My father, the avid partier he was back in the day, has always declared New Year’s Eve as “Rookies’ Night Out.” He saw the overly hyped-up, inflated-priced evening as the night where everyone else goes out to make up for the 364 nights they stayed home. Like me, my father doesn’t need a reason to spend too much money on alcohol, get dressed to the nines and raise hell… that’s what every Friday and Saturday are for (and sometimes Tuesday and Thursday, too, depending on the week).
It’s always somewhere around Labor Day that people start asking that dreaded question: “What are you doing for New Year’s?” Of course the people who are asking this far in advance have already had their plans for the big night perfectly intact since July and are just anxiously awaiting the return question so they can brag about a night that’s months off and probably won’t live up to their expectations anyway.
For me, there’s nothing more annoying than New Year’s Eve and the trumped-up event it has become. I’m sorry, but I don’t see the fun in dropping $200+ on an open bar as some pretentious joint in the Meatpacking district with a bunch of people I’ll never see again, nor am I crazy about the non-plans that will inevitably end up with me at a Lower East Side bar with a few friends wondering whether we’ll get laid before night’s end. Living in New York City, my non-city friends have this imaginary idea of how amazing my night will be just because of its location. However, the reality is I’m going to drink too much amongst too many strangers, and when I try to get a cab home later, every cab will be monopolized by other revelers and I’m likely to eat it on a patch of ice, sprain my ankle, bust a tooth and end up in bed alone cursing myself for not staying home and just watching In Treatment. There will be nothing pretty or exciting about it; there will be only an empty wallet, a fat ankle and regrets for doing something that I probably wouldn’t have done had I been sober. This will mean I will start the New Year with a lump in my throat and sick to my stomach over my childish behavior that I should have ceased in my mid-twenties. Learning from my past mistakes has never been my strong suit.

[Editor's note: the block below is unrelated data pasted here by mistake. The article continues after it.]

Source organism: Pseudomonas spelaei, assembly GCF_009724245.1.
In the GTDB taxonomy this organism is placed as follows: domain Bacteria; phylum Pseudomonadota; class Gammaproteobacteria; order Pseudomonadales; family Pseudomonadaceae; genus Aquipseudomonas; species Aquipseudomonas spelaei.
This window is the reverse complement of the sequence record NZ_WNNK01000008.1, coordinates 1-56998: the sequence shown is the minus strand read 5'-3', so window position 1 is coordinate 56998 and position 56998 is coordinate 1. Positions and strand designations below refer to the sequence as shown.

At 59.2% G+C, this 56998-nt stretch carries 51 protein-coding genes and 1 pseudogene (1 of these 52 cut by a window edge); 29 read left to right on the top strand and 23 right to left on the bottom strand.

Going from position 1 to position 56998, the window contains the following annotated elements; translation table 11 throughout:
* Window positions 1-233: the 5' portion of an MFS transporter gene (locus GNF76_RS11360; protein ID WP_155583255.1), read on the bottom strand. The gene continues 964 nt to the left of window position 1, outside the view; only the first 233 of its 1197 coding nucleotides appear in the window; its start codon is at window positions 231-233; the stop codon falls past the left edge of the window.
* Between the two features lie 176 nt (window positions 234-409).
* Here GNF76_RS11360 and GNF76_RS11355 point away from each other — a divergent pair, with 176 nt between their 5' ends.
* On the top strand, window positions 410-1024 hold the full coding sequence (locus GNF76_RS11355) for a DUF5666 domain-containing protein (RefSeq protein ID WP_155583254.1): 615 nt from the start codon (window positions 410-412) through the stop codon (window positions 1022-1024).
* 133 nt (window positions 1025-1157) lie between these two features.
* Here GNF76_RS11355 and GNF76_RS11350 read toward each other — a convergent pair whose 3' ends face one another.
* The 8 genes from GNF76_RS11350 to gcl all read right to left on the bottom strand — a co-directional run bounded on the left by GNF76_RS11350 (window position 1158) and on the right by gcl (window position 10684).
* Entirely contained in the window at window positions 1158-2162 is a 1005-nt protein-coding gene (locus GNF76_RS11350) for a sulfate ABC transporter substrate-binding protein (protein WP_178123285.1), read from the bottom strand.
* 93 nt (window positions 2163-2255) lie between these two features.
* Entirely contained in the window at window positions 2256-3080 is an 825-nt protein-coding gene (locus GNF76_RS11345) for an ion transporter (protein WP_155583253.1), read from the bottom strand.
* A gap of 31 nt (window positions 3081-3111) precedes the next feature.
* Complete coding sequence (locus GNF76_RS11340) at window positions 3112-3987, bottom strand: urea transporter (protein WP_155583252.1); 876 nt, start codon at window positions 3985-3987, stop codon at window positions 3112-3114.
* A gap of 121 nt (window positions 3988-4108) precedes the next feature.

What exactly are we celebrating anyway? That we made it another year? That we have New Year’s Day off to be hungover and that we have society’s permission to have our head in the toilet all of January 1st? What the hell does “Auld Lang Syne” even mean? And does anyone even know all the lyrics or why we sing it at midnight?
I’ve experienced 32 New Year’s Eves and I have to say my most favorite ones were the nights I stayed in, played Scrabble and watched that silly ball drop in Times Square on CNN with everyone’s favorite Mah Boo, Anderson Cooper. Yes, Anderson’s giggle alone and confusion over pop cultural references is enough to make anyone’s New Year’s Eve a blast. But will I stay in tomorrow night and watch Anderson? Probably not. I don’t even have CNN anymore. Instead, I will accept 3pm as a proper time to start in on the wine, at 5pm I’ll pull a sequin adorned skirt from my closet, and around 6pm I’ll stand in the mirror trying to decide on which shoes will be easiest to walk in along the snowy New York Streets. Around 7 or 8, I’ll decide on dinner, and by 9 or 10 I’ll be on my way to some place that has yet to be determined. I will want to stay home, of course, but I will leave my abode for reasons that I can’t even explain to anyone, not even myself. And when people ask me how my night is, I’ll tell them I loathe New Year’s Eve and everything for which it stands. Yes, I’ll be that girl, and we all know that girl is the life of the party.